When it comes to clothes, there tend to be a lot of things we want. We want clothes that look good, fit well, last a long time, let us express our taste and, often, don’t cost us the Earth. For many people, the clothes sold in the big brand stores just don’t tick all the boxes, and so two different forms of seeking out different styles have really thrived over the last few years – vintage, and second hand clothes shopping.

While these both generally mean buying clothes that have belonged to and been worn by people already, this is pretty much where the similarity ends, and fans of both ‘thrift shop’ style shopping and vintage fashion tend to be annoyed when the uninitiated confuse the two things. Here we take a look at where vintage and general second hand clothes shopping differ:


The main motivator for second hand shopping is that you can pick up something you like for far less money than you can buying clothes new. Much like buying a used car means you can afford a higher end vehicle than buying new, when you shop second hand you can often pick up designer items for a fraction of their original price because they have been used and are no longer a part of the designers’ current seasonal collections. By looking at sources like eBay, you’ll see that you will pay far less for a second hand accessory or item of clothing, while still being able to find something that fits with current trends – essentially, nobody has to know you got in second hand and didn’t spend big money.

With vintage clothing, the analogy is more like an antique piece of furniture than a second hand car. Vintage items are chosen because of their specific style and place in a particular fashion movement, and because they are rare (how many of the clothes you see in a mall today will be in a wearable state in 50 years or more?) they can cost a lot of money. Buy a Chanel bag from five years ago on eBay and it will cost much less than a brand new one, but buy one from fifty years back and it will cost a whole lot more.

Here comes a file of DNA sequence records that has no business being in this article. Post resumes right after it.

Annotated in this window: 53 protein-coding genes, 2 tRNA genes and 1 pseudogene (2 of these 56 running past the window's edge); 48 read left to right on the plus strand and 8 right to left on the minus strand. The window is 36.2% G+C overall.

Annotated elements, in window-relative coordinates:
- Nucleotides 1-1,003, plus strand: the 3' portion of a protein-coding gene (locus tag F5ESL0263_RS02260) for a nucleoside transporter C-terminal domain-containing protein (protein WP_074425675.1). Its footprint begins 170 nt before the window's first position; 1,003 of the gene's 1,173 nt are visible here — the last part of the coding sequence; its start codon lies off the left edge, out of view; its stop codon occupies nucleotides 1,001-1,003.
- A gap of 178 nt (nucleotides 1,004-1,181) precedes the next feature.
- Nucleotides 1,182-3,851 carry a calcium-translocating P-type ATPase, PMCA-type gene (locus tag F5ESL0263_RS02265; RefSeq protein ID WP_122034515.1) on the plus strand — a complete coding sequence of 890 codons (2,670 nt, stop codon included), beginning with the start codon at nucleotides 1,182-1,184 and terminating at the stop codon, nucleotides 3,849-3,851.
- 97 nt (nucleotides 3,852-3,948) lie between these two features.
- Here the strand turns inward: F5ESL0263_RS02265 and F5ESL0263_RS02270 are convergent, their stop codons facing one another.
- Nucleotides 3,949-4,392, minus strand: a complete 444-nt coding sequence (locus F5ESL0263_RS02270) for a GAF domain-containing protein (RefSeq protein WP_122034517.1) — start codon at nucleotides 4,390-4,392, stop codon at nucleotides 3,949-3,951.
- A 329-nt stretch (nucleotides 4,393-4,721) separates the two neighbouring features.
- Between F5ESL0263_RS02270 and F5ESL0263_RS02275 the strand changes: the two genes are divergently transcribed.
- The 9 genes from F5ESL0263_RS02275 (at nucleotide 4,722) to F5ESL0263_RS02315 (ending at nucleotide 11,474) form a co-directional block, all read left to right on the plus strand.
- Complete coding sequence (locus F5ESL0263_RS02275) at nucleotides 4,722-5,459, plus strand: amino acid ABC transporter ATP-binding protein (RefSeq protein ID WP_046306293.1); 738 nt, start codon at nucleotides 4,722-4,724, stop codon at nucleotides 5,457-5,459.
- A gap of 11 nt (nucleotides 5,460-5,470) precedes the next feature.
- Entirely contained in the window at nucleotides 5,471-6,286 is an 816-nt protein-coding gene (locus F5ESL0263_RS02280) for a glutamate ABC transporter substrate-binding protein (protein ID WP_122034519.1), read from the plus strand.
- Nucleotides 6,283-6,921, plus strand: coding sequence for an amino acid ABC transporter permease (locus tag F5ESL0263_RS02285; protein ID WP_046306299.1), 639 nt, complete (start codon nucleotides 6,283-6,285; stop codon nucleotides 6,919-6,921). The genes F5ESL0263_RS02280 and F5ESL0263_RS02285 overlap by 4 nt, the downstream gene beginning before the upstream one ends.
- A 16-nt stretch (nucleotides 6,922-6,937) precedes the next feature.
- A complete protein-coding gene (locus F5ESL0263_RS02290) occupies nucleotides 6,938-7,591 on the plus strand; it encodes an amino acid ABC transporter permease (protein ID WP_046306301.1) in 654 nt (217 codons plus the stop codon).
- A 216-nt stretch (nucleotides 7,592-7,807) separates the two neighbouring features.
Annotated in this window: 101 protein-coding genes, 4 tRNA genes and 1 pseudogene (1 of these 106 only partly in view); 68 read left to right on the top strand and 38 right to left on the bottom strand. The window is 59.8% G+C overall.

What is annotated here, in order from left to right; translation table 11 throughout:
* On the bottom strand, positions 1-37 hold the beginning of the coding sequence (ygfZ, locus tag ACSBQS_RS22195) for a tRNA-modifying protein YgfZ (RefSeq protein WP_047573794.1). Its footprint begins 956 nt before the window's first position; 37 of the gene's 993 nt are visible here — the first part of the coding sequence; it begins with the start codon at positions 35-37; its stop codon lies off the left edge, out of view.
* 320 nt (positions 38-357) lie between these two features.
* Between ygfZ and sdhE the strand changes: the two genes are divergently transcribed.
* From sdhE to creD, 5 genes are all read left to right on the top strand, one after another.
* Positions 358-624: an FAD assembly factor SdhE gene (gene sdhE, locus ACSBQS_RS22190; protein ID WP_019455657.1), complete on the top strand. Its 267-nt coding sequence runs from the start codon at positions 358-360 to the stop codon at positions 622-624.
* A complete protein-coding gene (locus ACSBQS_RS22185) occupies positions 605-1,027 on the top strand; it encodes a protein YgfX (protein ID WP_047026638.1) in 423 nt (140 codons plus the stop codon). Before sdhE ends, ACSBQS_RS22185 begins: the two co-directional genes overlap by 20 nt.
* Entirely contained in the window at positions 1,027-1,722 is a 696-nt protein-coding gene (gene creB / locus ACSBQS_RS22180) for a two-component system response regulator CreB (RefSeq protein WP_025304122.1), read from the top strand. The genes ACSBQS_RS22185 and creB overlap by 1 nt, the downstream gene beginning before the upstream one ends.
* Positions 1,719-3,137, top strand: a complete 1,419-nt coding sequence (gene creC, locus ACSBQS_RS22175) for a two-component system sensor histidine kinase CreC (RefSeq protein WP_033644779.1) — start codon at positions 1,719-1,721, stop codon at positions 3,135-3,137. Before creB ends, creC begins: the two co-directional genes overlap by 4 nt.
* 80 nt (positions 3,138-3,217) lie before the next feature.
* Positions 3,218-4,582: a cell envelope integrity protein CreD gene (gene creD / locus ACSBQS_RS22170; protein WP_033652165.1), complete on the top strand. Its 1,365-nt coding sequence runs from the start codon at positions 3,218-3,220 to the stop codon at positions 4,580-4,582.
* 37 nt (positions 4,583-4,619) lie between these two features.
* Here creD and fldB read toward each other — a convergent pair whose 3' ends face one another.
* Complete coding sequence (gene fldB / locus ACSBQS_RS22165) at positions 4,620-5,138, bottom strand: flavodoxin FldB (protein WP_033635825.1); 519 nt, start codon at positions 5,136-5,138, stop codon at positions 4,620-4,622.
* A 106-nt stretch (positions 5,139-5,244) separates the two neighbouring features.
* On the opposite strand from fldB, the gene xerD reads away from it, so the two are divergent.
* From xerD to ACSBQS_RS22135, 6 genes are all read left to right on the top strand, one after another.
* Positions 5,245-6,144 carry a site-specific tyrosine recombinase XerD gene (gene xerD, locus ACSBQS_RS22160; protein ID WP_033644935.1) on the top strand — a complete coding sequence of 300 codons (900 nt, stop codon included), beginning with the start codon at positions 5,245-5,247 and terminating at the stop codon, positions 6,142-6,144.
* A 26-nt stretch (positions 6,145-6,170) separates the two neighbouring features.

Style Statements

As stated, the goal of second hand shopping, while you may be keen to find something a bit different from what every other person has on, is mainly to save money. This means you are likely to be looking for modern styles, similar to the things you would choose if you were to shop from current, brand new lines.

With vintage clothing, the choice to seek out and spend on pieces of clothing and accessories is usually part of a bigger style statement. Whether it is because you are part of a particular subculture where wearing clothes from a certain era is part of the scene, or you are simply drawn to the styles of the past and like creating cool looks by incorporating authentic pieces into your wardrobe, the intention is always to have something unusual, possibly unique.

Whether you love seeking out bargains or want to create eclectic or authentic styles people will really notice, shopping outside of the current lines in chain stores can offer some really cool opportunities!

Today’s guest author, Jenny Wadlow, is a freelance blogger. She is a fashion enthusiast and often gives out fashion tips in her articles. She is a huge fan of retro clothing and often suggests her readers to indulge in it.